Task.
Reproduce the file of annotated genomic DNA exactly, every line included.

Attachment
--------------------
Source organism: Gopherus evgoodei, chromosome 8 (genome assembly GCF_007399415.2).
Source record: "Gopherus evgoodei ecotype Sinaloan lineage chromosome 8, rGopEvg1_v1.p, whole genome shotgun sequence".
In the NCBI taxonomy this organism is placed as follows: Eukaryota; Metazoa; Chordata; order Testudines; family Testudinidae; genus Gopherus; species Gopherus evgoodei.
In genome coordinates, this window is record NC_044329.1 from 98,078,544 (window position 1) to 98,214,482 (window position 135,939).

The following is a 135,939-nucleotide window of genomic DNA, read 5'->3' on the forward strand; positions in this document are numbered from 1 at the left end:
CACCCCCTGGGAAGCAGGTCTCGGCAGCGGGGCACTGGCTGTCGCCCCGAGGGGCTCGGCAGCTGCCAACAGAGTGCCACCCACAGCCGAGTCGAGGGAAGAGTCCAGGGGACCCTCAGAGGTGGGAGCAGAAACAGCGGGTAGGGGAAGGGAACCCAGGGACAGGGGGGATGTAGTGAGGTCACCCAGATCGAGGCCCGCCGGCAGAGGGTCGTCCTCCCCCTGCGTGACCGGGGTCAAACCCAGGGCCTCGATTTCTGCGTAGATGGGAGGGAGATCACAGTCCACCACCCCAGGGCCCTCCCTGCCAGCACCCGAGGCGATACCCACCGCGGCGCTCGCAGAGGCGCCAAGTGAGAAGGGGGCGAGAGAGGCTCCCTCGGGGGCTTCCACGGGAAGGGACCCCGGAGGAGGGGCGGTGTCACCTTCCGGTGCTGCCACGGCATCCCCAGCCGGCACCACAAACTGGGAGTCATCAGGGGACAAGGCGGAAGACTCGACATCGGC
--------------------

Source organism: Gopherus evgoodei, chromosome 8 (genome assembly GCF_007399415.2).
Source record: "Gopherus evgoodei ecotype Sinaloan lineage chromosome 8, rGopEvg1_v1.p, whole genome shotgun sequence".
In the NCBI taxonomy this organism is placed as follows: Eukaryota; Metazoa; Chordata; order Testudines; family Testudinidae; genus Gopherus; species Gopherus evgoodei.
In genome coordinates, this window is record NC_044329.1 from 98,078,544 (window position 1) to 98,214,482 (window position 135,939).

The following is a 135,939-nucleotide window of genomic DNA, read 5'->3' on the forward strand; positions in this document are numbered from 1 at the left end:
CACCCCCTGGGAAGCAGGTCTCGGCAGCGGGGCACTGGCTGTCGCCCCGAGGGGCTCGGCAGCTGCCAACAGAGTGCCACCCACAGCCGAGTCGAGGGAAGAGTCCAGGGGACCCTCAGAGGTGGGAGCAGAAACAGCGGGTAGGGGAAGGGAACCCAGGGACAGGGGGGATGTAGTGAGGTCACCCAGATCGAGGCCCGCCGGCAGAGGGTCGTCCTCCCCCTGCGTGACCGGGGTCAAACCCAGGGCCTCGATTTCTGCGTAGATGGGAGGGAGATCACAGTCCACCACCCCAGGGCCCTCCCTGCCAGCACCCGAGGCGATACCCACCGCGGCGCTCGCAGAGGCGCCAAGTGAGAAGGGGGCGAGAGAGGCTCCCTCGGGGGCTTCCACGGGAAGGGACCCCGGAGGAGGGGCGGTGTCACCTTCCGGTGCTGCCACGGCATCCCCAGCCGGCACCACAAACTGGGAGTCATCAGGGGACAAGGCGGAAGACTCGACATCGGC